Clinton said the board thought she was not "relevant" to their investigation because they were focusing on security officials. She said she "gladly" would have spoken with them.
She also addressed concerns about the four State Department officials who were removed from their jobs in the fallout from the attack - but were not removed from the department. She suggested federal law restricts what disciplinary measures could be taken against them.
The hearing Wednesday comes amid a broadening threat to U.S. interests across North Africa. There are reports that some of the attackers who took hostages in the deadly raid on an Algeria gas plant may have also participated in the Libya attack.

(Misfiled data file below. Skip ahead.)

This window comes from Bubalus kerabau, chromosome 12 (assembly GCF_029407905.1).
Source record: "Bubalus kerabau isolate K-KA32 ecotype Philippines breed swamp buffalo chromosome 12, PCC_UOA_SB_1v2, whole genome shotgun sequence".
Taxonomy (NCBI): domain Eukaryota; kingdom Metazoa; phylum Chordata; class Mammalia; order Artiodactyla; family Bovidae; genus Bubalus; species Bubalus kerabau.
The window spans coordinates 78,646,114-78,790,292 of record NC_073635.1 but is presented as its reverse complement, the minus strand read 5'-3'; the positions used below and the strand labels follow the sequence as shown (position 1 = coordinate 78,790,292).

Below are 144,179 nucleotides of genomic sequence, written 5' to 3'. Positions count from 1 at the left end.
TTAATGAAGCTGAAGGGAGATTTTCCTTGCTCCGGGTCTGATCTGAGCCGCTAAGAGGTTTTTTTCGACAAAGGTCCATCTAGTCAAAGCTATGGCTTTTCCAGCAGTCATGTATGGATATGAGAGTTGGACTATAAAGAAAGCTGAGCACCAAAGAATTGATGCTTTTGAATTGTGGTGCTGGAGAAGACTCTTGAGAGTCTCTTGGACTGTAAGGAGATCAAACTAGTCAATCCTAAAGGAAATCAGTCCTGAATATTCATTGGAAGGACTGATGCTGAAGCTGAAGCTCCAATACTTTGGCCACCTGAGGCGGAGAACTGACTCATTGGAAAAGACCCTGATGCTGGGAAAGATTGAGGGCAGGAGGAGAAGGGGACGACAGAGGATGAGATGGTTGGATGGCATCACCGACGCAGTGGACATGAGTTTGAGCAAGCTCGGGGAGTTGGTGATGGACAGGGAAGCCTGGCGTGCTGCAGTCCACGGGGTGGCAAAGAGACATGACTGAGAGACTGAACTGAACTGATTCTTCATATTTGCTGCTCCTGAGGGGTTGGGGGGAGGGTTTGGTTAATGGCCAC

"Benghazi did not happen in a vacuum," Clinton said Wednesday, while saying later she could not verify that specific claim. She said instability has created an "expanding safe haven for terrorists" who plot into Algeria and other countries.
Sen. Bob Corker, R-Tenn., top Republican on the Senate committee, lamented "the spiking of the ball and the thinking that when Usama bin Laden was gone that was the end of Al Qaeda."
"We know nothing could be further from the truth," he said.
Clinton appeared to agree that the terrorist threat is far from diminished, saying Al Qaeda "wannabes" and "affiliates" continue to pose a challenge.